7
$\begingroup$

In the following theorem, I have a problem about the second part. That is showing if $f$ is strictly convex then $X=EX$ with probability $1$. While I can see this must be true, I don't know how to show it holds with probability $1$. I am specially interested in the case where $X$ is s continuous random variable in reals. enter image description here

Thanks a lot in advance for explaining.

$\endgroup$
  • 1
    $\begingroup$ Are you aware -no?- that it says that "if it's strictly convex and if the equality holds, then $X=E[X]$ with prob $1$"? Just checking. $\endgroup$ – leonbloy Oct 3 '13 at 23:39
  • 1
    $\begingroup$ For completeness, the statement should add that $X$ is a random variable with $\mathrm{E}(X)$, provided it exists. $\endgroup$ – StubbornAtom Jan 6 '17 at 14:13
13
$\begingroup$

Let $f : \mathbb{R} \to \mathbb{R}$ be convex. This means that at every point $a \in \mathbb{R}$, there is an affine linear function $l_a : \mathbb{R} \to \mathbb{R}$ which is dominated by $f$, i.e. $$ l_a(x) \leq f(x) $$ and $l_a(a) = f(a)$. When $f$ is differentiable, for example, then $l_a$ is the tangent to $f$ at $a$.

When $f$ is strictly convex, we have the additional condition $$ l_a(x) = f(x) ~\Rightarrow ~ x = a $$ Before we define $a$ in this particular problem (and sweeping integrability problems under the rug), notice that $$ l_a(X) \leq f(X) $$ holds, hence $E l_a(X) \leq E f(X)$. Moreover $E l_a(X) = l_a(E X)$ because of the linearity of $l_a$. Finally, we set $a = EX$, and have obtained $$ f(EX) \leq E f(X) $$ Suppose now that $f(EX) = E(fX)$, which can be written as $E l_a(X) = E f(X)$ with our choice $a = E X$.

With this setup, consider $E [f(X) - l_a(X)] = 0$. Inside the expectation we have a nonnegative random variable (because of convexity) and it has expectation zero. We conclude that $f(X) = l_a(X)$ almost everywhere (because we used the integral to do so! the integral doesn't see measure zero sets.)

Now we use strict convexity: $f(X) = l_a(X) ~\Rightarrow~ X = a = EX$ almost surely, i.e. $X$ is a constant.

Addendum: Claim: If $Y$ is a nonnegative-valued random variable and $E Y = 0$, then $Y = 0$ almost surely.

To see this, let $A_n = \{Y \geq 1/n\}$, i.e. the set where $Y$ is greater than $1/n$. Note that $\cup_n A_n = A := \{Y > 0\}$. Let's show that $P A_n = 0$ for any $n$, where $P$ is the probability measure.

$$ \frac{1}{n} P A_n \leq E (Y I_{A_n}) \leq E Y = 0 $$ Now recall that $P \cup_n A_n \leq \sum_n P A_n$, which is often called the 'countable subadditivity' property. This implies that $P A = 0$, and the claim follows.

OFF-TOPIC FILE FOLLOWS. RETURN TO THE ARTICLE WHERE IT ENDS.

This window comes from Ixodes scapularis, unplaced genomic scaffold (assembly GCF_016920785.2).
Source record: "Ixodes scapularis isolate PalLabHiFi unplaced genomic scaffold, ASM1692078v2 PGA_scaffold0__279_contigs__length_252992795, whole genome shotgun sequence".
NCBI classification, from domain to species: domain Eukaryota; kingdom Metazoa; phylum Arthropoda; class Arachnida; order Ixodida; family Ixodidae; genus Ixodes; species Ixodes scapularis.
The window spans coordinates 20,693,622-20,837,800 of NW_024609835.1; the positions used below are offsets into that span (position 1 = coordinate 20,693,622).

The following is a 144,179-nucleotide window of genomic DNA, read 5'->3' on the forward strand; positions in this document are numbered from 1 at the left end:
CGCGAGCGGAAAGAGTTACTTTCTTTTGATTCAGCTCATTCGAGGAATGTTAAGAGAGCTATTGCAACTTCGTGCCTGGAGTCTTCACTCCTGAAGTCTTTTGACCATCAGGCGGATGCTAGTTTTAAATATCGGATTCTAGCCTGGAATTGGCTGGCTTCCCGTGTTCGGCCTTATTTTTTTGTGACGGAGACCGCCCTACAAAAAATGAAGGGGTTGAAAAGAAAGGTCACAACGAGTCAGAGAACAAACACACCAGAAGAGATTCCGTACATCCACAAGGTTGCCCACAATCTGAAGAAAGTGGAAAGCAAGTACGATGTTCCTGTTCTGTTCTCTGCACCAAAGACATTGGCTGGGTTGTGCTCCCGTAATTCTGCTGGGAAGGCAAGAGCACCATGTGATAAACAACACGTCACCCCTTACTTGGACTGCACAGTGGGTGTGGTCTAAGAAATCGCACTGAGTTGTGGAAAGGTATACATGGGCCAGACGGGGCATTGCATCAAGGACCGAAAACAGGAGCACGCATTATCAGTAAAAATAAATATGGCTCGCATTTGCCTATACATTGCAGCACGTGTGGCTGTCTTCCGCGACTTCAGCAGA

$\endgroup$
  • $\begingroup$ First of all, thank you very much. I followed you answer up to L1 equivalence in $E[f(X)-l_a(X)]=0$ but I don't get how you went to almost sure from L1. Could you please explain that a little more? I have not learned that L1 implies almost sure convergence or equivalence. $\endgroup$ – triomphe Oct 4 '13 at 13:10
  • 1
    $\begingroup$ @MLT I have added an explanation. $\endgroup$ – A Blumenthal Oct 4 '13 at 17:45
0
$\begingroup$

Here is an alternative proof (given several years later) that is a bit more general as it does not require existence of an affine bounding function (subgradients do not always exist for convex functions defined over restricted domains).


Fix $n$ as a positive integer, let $\mathcal{X} \subseteq \mathbb{R}^n$ be a convex set, and let $f:\mathcal{X}\rightarrow\mathbb{R}$ be a strictly convex function, meaning that $$f(px + (1-p)y) < pf(x) + (1-p)f(y)$$ whenever $0<p<1$ and $x, y \in \mathcal{X}$, $x \neq y$.

Let $X$ be a random vector that takes values in $\mathcal{X}$ and that has a finite expectation $E[X]$. We know that $E[X] \in \mathcal{X}$ (this is a precursor to Jensen's inequality). Suppose that $f(E[X]) = E[f(X)]$. We show that $X=E[X]$ with prob 1.

Proof:

Define $m=E[X]$. Suppose $P[X>m] >0$ (we reach a contradiction).

Case 1: Suppose $P[X>m]=1$. Then $X-m$ is a positive random variable with prob 1 and so $E[X-m]>0$, meaning $m-m>0$, a contradiction.

Case 2: Suppose $0 < P[X>m] < 1$. Define $m_1 = E[X|X\leq m]$ and $m_2 = E[X|X>m]$. Note that $m_1 \leq m < m_2$ and $$m_1P[X\leq m] + m_2 P[X>m] = m$$ Also \begin{align} f(m) &\overset{(a)}{=} E[f(X)] \\ &= E[f(X)|X\leq m]P[X\leq m] + E[f(X)|X>m]P[X>m] \\ &\overset{(b)}{\geq} f(E[X|X\leq m])P[X\leq m] + f(E[X|X>m])P[X>m] \\ &= f(m_1)P[X\leq m] + f(m_2)P[X>m] \\ &\overset{(c)}{>} f(m_1 P[X\leq m] + m_2 P[X>m])\\ &= f(m) \end{align} where (a) holds by the assumption $f(E[X]) = E[f(X)]$; (b) holds by Jensen's inequality applied to the conditional expectations; (c) holds by strict convexity. Hence, $f(m)>f(m)$, a contradiction.

Cases 1 and 2 together imply that $P[X>m]=0$. Similarly it can be shown that $P[X<m]=0$. $\Box$

$\endgroup$
  • $\begingroup$ Might be helpful to indicate that this is a proof of "strict Jensen" in a broader setting that uses "nonstrict Jensen" along the way. $\endgroup$ – A Blumenthal Mar 5 '18 at 23:14
  • $\begingroup$ Well, this proves that if $f$ is a strictly convex function then $$E[f(X)]=f(E[X]) \implies X=E[X] \quad \mbox{ with prob 1} $$ It uses the standard (nonstrict) Jensen's inequality along the way (applying it to conditional expectations). PS: A simple example where a linear bounding function does not exist is the convex function $f:[0,1]\rightarrow \mathbb{R}$ given by $f(x) =-\sqrt{x}$. There is no subgradient at $x=0$ due to infinite slope there. $\endgroup$ – Michael Mar 6 '18 at 23:43

Your Answer

By clicking “Post Your Answer”, you agree to our terms of service, privacy policy and cookie policy

Not the answer you're looking for? Browse other questions tagged or ask your own question.